IRCC recently announced that they will be creating a streamlined work permit for H1-B speciality occupation visa holders in the US to come work in Canada. IRCC recognizes that many workers are employed in companies in the US that have operations in Canada as well, and that these people often have an H1-B speciality occupation visa.
As of July 16th, H1-B holders in the US and their accompanying family members will be able to apply to come to Canada. The approved applicants will receive an open work permit for up to three years, meaning they can work for almost any employer across the country. Further, their spouses and dependants can also be eligible to apply for a temporary resident visa.
The measure is expected to remain in effect for one year or until IRCC receives 10,000 applications.
Express Entry is Canada’s way of managing skilled worker applications for permanent residence. In 2021, the US was the fourth most common place of residence of Invitations To Apply (ITA) recipients in the Express Entry pool. ITA's are given to applicants when they are selected to apply for permanent residence. US citizens and residents are usually very qualified for Express Entry due to their strong language skills, skilled work experience and high levels of education.
There are three programs managed under Express Entry:
- The Federal Skilled Worker Program for skilled workers with foreign work experience
- The Canadian Experience Class for skilled workers with Canadian work experience
- The Federal Skilled Trades Program for skilled workers with qualifications in a skilled trade
In addition, IRCC recently launched category-based draws under Express Entry, which will give preference to candidates who have a strong French language proficiency or work experience in the following fields:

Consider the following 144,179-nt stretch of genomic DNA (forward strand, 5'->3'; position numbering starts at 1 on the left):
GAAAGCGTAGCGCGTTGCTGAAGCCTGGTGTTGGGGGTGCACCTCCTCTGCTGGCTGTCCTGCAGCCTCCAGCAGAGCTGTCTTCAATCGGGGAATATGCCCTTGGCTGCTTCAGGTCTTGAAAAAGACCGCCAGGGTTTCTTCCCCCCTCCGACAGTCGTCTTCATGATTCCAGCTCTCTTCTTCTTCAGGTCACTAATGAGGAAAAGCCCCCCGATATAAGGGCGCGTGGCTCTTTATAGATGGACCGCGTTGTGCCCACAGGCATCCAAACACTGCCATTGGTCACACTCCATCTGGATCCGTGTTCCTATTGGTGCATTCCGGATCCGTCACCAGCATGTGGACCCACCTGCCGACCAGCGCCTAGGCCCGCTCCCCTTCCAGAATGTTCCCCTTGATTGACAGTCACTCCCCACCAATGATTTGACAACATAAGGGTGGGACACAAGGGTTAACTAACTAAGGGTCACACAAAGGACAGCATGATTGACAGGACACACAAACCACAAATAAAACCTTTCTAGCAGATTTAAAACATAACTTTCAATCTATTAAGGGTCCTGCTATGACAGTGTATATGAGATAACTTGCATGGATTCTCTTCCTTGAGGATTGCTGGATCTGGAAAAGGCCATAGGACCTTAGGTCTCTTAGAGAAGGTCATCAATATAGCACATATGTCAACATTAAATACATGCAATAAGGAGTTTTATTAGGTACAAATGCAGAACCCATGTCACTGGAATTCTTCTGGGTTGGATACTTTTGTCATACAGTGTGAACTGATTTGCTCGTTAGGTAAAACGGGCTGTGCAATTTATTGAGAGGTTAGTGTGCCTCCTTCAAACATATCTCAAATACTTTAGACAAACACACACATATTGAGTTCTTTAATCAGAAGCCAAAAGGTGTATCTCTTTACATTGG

- Science, technology, engineering, and mathematics (STEM) professions
- Trades, such as carpenters, plumbers, and contractors
- Agriculture and agri-food
Other pathways to consider
The Global Talent Stream is a program that allows Canadian employers in high growth and tech industries to streamline the hiring of skilled workers when Canadians are not available to fill the positions. Although the hiring process under this program requires completing an LMIA, IRCC aims to process these work permits in one month or less.
There are many American business that have affiliate offices and branches in Canada. The Intra Company Transfer allows international business to bring important employees to Canada without the requirement to obtain an LMIA. Employees who work in executive, managerial or specialized knowledge roles may be eligible under this program to work as an intra-company transferee.
Finally, the Start Up Visa program grants permanent residence to entrepreneurs who have sufficient funds to settle in Canada and have the support of a designated number of venture capital funds, angel investor groups, and business incubator organizations. The purpose of the Start Up Visa is to recruit innovative entrepreneurs who will create new jobs in Canada and drive economic growth.